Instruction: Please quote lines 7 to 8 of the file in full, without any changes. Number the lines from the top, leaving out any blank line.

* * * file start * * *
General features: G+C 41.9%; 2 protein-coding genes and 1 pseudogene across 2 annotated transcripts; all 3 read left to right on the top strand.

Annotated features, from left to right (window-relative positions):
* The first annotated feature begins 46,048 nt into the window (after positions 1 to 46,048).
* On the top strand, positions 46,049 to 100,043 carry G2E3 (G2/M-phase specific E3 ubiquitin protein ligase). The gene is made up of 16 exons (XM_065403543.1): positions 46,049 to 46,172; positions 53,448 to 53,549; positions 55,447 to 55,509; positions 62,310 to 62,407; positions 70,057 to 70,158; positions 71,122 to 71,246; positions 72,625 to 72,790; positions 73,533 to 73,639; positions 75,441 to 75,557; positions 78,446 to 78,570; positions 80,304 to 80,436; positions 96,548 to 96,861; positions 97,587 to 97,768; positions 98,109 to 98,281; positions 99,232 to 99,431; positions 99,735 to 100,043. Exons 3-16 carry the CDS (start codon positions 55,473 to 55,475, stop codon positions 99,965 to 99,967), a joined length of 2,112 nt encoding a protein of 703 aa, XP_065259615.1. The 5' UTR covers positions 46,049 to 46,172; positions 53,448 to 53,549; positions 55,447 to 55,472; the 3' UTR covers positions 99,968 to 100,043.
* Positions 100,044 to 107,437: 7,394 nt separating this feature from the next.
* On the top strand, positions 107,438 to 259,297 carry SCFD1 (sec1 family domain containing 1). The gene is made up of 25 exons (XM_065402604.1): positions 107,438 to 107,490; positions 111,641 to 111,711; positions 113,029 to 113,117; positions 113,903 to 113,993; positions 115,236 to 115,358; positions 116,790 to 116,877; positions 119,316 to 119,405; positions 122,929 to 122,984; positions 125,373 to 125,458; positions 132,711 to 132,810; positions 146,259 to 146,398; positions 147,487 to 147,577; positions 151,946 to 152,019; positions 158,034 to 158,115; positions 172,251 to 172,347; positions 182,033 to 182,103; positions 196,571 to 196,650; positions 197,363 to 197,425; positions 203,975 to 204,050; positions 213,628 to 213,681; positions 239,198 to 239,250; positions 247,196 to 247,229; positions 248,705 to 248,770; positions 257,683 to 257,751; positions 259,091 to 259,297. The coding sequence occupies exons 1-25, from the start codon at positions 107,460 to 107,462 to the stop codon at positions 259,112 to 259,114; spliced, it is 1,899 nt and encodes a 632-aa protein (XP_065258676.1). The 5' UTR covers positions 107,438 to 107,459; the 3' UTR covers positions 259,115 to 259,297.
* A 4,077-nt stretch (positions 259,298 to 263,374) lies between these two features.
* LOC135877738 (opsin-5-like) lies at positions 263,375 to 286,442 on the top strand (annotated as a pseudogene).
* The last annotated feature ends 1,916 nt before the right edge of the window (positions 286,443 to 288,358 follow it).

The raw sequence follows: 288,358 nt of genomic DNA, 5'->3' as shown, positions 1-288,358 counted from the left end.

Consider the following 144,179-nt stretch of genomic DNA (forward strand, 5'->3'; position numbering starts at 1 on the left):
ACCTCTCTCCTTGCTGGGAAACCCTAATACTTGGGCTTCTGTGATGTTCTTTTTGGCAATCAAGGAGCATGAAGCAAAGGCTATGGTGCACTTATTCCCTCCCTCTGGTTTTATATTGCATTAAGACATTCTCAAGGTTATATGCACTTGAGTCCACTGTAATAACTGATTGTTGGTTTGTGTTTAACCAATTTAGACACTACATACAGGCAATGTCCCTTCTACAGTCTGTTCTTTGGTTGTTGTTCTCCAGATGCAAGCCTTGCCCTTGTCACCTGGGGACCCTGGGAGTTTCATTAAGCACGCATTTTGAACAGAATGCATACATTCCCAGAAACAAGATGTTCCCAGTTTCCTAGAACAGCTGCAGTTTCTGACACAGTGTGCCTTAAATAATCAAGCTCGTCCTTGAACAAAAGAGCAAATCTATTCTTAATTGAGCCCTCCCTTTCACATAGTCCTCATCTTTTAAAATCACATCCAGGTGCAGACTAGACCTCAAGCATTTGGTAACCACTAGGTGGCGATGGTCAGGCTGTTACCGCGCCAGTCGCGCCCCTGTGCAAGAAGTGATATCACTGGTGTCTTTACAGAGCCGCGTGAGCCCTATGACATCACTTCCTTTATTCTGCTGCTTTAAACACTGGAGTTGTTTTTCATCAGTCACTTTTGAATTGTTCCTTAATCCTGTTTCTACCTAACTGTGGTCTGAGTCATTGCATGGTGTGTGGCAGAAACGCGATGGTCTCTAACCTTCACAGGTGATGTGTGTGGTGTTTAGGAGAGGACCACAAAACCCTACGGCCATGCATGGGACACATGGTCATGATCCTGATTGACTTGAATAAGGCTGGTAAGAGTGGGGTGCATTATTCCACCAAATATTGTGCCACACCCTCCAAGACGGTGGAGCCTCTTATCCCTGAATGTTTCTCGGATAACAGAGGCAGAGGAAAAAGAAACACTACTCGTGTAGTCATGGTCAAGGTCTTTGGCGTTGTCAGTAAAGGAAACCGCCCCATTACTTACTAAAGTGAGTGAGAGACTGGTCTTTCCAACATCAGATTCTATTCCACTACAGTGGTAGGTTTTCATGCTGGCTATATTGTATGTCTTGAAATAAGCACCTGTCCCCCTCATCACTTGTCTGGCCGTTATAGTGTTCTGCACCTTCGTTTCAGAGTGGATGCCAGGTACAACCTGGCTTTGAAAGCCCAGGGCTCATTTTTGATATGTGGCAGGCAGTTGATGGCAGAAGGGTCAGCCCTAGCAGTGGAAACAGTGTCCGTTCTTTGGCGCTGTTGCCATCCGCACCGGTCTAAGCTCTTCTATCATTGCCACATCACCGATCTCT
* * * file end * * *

* A 4,077-nt stretch (positions 259,298 to 263,374) lies between these two features.
* LOC135877738 (opsin-5-like) lies at positions 263,375 to 286,442 on the top strand (annotated as a pseudogene).